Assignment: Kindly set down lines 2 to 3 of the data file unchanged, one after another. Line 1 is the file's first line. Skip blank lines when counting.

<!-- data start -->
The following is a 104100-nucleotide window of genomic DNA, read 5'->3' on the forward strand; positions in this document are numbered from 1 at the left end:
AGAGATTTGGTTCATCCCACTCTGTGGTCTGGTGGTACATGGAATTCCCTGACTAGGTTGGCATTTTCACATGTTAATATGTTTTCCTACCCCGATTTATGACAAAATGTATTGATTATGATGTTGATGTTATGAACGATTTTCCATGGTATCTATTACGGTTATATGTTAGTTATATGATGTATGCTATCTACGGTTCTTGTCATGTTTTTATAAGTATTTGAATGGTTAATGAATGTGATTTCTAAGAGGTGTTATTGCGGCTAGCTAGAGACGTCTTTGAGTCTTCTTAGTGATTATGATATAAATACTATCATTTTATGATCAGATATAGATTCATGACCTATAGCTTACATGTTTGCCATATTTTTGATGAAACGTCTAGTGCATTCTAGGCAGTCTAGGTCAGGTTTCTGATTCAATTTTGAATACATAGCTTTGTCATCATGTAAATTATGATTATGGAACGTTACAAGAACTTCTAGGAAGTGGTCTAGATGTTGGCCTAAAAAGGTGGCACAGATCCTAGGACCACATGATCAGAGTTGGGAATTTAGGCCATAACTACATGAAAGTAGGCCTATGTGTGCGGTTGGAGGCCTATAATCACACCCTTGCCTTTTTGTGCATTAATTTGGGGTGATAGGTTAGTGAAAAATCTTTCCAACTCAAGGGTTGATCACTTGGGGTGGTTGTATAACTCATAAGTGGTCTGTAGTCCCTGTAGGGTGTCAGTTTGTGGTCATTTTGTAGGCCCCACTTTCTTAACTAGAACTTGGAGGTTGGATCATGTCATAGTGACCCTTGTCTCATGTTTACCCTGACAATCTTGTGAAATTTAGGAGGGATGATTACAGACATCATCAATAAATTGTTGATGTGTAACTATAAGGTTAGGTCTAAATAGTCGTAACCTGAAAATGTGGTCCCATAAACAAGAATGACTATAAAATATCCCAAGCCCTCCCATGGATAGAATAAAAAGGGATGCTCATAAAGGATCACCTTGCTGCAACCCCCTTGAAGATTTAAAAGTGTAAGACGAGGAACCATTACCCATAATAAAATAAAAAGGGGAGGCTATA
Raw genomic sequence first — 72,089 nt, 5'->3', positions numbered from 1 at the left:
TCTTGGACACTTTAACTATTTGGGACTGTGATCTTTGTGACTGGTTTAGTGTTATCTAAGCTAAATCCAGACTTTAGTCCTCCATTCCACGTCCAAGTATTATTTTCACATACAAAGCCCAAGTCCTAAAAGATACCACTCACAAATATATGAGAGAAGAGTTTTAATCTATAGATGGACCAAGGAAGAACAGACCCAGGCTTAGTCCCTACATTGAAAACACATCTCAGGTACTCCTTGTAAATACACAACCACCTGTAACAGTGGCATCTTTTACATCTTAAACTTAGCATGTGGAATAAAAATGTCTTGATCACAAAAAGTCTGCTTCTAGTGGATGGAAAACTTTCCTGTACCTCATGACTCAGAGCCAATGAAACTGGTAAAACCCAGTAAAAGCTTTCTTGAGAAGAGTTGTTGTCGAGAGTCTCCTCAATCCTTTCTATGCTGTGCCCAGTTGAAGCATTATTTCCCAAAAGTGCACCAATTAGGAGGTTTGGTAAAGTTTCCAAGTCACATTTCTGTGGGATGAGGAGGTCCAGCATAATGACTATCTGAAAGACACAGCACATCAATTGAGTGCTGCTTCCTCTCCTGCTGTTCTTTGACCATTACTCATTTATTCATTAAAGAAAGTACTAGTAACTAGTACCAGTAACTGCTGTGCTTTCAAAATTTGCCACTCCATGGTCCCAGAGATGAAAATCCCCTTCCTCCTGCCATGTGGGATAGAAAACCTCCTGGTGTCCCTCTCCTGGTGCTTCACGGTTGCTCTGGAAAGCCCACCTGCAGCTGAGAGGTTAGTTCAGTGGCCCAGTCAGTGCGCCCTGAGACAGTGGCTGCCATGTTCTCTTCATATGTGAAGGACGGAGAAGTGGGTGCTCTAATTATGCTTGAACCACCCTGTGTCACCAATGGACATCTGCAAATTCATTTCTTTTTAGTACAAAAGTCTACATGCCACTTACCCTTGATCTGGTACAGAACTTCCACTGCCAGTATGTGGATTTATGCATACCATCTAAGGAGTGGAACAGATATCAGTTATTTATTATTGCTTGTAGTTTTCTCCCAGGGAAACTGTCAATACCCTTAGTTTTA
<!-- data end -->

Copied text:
AGAGATTTGGTTCATCCCACTCTGTGGTCTGGTGGTACATGGAATTCCCTGACTAGGTTGGCATTTTCACATGTTAATATGTTTTCCTACCCCGATTTATGACAAAATGTATTGATTATGATGTTGATGTTATGAACGATTTTCCATGGTATCTATTACGGTTATATGTTAGTTATATGATGTATGCTATCTACGGTTCTTGTCATGTTTTTATAAGTATTTGAATGGTTAATGAATGTGATTTCTAAGAGGTGTTATTGCGGCTAGCTAGAGACGTCTTTGAGTCTTCTTAGTGATTATGATATAAATACTATCATTTTATGATCAGATATAGATTCATGACCTATAGCTTACATGTTTGCCATATTTTTGATGAAACGTCTAGTGCATTCTAGGCAGTCTAGGTCAGGTTTCTGATTCAATTTTGAATACATAGCTTTGTCATCATGTAAATTATGATTATGGAACGTTACAAGAACTTCTAGGAAGTGGTCTAGATGTTGGCCTAAAAAGGTGGCACAGATCCTAGGACCACATGATCAGAGTTGGGAATTTAGGCCATAACTACATGAAAGTAGGCCTATGTGTGCGGTTGGAGGCCTATAATCACACCCTTGCCTTTTTGTGCATTAATTTGGGGTGATAGGTTAGTGAAAAATCTTTCCAACTCAAGGGTTGATCACTTGGGGTGGTTGTATAACTCATAAGTGGTCTGTAGTCCCTGTAGGGTGTCAGTTTGTGGTCATTTTGTAGGCCCCACTTTCTTAACTAGAACTTGGAGGTTGGATCATGTCATAGTGACCCTTGTCTCATGTTTACCCTGACAATCTTGTGAAATTTAGGAGGGATGATTACAGACATCATCAATAAATTGTTGATGTGTAACTATAAGGTTAGGTCTAAATAGTCGTAACCTGAAAATGTGGTCCCATAAACAAGAATGACTATAAAATATCCCAAGCCCTCCCATGGATAGAATAAAAAGGGATGCTCATAAAGGATCACCTTGCTGCAACCCCCTTGAAGATTTAAAAGTGTAAGACGAGGAACCATTACCCATAATAAAATAAAAAGGGGAGGCTATA
Raw genomic sequence first — 72,089 nt, 5'->3', positions numbered from 1 at the left: